LA VERNE (CBSLA) – There were several aftershocks following Tuesday night's magnitude 4.4 earthquake that struck north of La Verne.
The earthquake hit at 7:33 p.m. Tuesday about 2.5 miles north of La Verne, according to the U.S. Geological Survey. It struck at a depth of 3.7 miles.
"Kaboom and it just kind of shook," La Verne resident Rosalinda Shepherd told CBS2. "And then it just another shook."
It was felt across the Southland, including at police headquarters in downtown Los Angeles, Glendale and Lakewood, and in Orange, Riverside, San Bernardino, Kern and San Diego counties. Seismologist Lucy Jones said the quake was not on the Sierra Madre fault, one of the largest in the region, but on an ancillary structure.
The earthquake was felt during a game between the Colorado Rockies and the Anaheim Angels in Angel Stadium in Anaheim.
"We just had a little rolling earthquake here," the TV announcer said on air.
Security cameras captured shaking at a convenience store in Pomona. Edwards Theater in La Verne evacuated its customers and asked them to remain outside for about one hour.
There were no reports of damage or injury anywhere in the Southland.
The USGS reported that a second magnitude 3.4 earthquake hit near the same area about a minute after the first. A magnitude 2.1 aftershock struck at 1:56 a.m. in the same area. That was followed by a magnitude 1.9 quake in Loma Linda at 2:35 a.m. There were more than a dozen such aftershocks.
The earthquake was the largest in Southern California since Dec. 29, 2015, when a magnitude-4.3 quake struck near Devore, in San Bernardino County, Jones said.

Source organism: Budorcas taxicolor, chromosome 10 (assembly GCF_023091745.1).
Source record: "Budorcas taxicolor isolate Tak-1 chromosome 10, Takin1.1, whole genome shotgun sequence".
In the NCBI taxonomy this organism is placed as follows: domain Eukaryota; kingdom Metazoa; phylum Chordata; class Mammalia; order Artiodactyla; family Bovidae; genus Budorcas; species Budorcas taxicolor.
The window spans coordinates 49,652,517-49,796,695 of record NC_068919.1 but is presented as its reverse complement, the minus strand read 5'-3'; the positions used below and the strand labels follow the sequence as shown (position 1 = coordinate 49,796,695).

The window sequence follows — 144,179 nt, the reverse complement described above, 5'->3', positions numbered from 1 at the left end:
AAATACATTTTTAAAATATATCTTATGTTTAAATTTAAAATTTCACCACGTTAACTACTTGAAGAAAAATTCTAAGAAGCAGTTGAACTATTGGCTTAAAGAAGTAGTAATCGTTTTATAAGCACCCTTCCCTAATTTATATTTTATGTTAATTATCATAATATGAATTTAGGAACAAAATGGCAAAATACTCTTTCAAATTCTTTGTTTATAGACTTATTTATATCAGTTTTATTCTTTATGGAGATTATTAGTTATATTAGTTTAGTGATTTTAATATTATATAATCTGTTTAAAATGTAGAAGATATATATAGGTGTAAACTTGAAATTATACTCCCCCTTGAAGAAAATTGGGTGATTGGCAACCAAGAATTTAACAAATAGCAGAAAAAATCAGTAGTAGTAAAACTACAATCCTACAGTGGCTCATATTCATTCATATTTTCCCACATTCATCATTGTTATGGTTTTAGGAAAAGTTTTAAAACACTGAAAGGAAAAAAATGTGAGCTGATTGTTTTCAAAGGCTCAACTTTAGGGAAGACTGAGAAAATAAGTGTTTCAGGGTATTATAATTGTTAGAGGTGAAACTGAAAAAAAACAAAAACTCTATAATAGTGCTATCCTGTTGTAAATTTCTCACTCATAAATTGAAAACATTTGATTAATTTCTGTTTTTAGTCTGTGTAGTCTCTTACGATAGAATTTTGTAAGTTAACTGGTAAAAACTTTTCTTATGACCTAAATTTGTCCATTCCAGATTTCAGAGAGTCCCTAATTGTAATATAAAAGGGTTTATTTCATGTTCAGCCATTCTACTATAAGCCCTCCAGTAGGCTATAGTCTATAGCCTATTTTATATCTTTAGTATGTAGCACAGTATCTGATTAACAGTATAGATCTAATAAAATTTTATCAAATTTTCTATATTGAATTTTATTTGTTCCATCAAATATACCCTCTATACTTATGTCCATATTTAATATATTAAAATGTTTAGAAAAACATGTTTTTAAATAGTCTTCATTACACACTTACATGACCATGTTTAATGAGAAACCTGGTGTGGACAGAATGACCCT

A 5.1-magnitude earthquake struck in La Habra on March 28, 2014.
"This is a very ordinary earthquake for California, the size that we have several times a year somewhere in the state," Jones said.
Meanwhile, the Caltech Seismological Laboratory in Pasadena reported that its early warning system in its lab worked, issuing a warning seconds before the earthquake struck.
This comes as a new QuakeAlert app created by Santa Monica-based Early Warning Labs, in collaboration with the USGS, is using the same technology as Caltech's that would provide the public a warning within 60 seconds of such an earthquake. The app is in the testing phase and has not yet been released to the public.
"The mobile application right now is in a beta test with a select group of users," said Joshua Bashioum with Early Warning Labs. "We're hoping to get the approvals that we need to be able to roll out to some hundred-thousand people that are on the wait list, to get them on board, do some sort of capacity testing that we need to do, as far as with push notifications, and ultimately release it out to users throughout California and L.A."
For more information on the app, click here.
(© Copyright 2018 CBS Broadcasting Inc. All Rights Reserved. City News Service contributed to this report.)
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